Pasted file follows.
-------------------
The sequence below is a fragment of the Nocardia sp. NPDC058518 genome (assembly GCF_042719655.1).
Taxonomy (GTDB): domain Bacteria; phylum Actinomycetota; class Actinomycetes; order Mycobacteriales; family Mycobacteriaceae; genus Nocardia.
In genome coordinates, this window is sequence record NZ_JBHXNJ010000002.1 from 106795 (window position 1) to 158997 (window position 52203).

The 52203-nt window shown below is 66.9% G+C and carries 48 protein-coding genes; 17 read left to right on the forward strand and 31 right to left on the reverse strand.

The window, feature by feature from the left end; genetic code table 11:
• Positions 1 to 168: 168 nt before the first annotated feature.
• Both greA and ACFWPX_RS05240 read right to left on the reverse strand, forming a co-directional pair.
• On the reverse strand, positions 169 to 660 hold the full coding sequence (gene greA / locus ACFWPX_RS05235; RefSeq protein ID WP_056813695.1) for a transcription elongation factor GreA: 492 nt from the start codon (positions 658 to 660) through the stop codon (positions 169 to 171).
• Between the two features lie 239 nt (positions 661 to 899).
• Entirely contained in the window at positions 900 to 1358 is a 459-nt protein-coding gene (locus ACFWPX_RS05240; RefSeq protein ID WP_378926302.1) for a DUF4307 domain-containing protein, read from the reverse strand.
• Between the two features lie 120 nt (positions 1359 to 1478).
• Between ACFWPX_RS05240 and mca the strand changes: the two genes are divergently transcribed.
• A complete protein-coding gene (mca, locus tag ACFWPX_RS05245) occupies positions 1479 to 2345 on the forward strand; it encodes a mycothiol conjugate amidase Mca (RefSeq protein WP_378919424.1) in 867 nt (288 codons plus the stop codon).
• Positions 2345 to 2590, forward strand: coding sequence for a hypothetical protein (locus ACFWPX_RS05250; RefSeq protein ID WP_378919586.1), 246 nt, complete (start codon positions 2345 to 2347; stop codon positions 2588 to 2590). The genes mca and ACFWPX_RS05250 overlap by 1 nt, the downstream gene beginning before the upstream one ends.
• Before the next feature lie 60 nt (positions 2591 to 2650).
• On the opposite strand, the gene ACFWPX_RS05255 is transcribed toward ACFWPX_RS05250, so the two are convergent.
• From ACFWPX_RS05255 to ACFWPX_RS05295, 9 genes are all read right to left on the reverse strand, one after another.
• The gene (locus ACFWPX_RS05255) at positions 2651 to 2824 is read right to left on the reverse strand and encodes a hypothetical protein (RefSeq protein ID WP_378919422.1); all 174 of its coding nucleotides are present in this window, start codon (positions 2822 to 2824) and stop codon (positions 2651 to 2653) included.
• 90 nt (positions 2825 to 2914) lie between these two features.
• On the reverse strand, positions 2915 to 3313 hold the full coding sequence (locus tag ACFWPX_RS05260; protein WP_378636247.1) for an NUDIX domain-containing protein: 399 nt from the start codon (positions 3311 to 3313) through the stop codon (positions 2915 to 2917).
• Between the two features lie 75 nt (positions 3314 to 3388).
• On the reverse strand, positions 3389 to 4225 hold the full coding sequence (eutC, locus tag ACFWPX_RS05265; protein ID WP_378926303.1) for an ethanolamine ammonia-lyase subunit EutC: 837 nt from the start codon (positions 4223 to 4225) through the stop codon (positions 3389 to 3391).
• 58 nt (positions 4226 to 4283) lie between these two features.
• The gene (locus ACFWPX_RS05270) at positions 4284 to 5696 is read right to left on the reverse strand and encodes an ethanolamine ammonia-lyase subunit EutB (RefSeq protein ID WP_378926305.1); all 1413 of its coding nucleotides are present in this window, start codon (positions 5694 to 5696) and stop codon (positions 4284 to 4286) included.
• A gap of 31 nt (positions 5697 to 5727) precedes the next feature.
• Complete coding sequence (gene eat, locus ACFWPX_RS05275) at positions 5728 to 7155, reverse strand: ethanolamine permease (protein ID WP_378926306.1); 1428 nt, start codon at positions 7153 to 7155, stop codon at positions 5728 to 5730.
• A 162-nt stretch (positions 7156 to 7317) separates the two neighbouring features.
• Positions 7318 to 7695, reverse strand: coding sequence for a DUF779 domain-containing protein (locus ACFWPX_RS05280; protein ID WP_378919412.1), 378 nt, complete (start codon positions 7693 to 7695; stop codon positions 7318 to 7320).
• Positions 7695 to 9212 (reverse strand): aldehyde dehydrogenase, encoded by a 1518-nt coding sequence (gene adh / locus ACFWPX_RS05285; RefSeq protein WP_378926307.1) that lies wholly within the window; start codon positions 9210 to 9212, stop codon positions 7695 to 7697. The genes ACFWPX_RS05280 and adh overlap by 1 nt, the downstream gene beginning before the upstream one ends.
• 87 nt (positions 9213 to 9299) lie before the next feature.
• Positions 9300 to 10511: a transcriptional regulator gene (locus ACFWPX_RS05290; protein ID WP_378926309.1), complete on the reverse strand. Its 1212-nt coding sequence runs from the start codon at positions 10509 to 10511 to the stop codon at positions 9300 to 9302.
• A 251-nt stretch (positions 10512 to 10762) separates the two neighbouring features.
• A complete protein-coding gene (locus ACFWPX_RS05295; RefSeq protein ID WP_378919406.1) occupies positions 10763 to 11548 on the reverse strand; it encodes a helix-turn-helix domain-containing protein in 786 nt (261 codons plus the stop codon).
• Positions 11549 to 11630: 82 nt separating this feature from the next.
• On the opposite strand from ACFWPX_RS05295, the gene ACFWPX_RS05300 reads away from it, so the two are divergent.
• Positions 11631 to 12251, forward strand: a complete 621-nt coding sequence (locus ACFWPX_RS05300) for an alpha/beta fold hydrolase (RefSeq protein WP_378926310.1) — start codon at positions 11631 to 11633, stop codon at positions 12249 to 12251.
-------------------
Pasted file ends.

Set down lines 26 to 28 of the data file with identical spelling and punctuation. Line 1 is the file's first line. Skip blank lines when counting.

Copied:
• Complete coding sequence (gene eat, locus ACFWPX_RS05275) at positions 5728 to 7155, reverse strand: ethanolamine permease (protein ID WP_378926306.1); 1428 nt, start codon at positions 7153 to 7155, stop codon at positions 5728 to 5730.
• A 162-nt stretch (positions 7156 to 7317) separates the two neighbouring features.
• Positions 7318 to 7695, reverse strand: coding sequence for a DUF779 domain-containing protein (locus ACFWPX_RS05280; protein ID WP_378919412.1), 378 nt, complete (start codon positions 7693 to 7695; stop codon positions 7318 to 7320).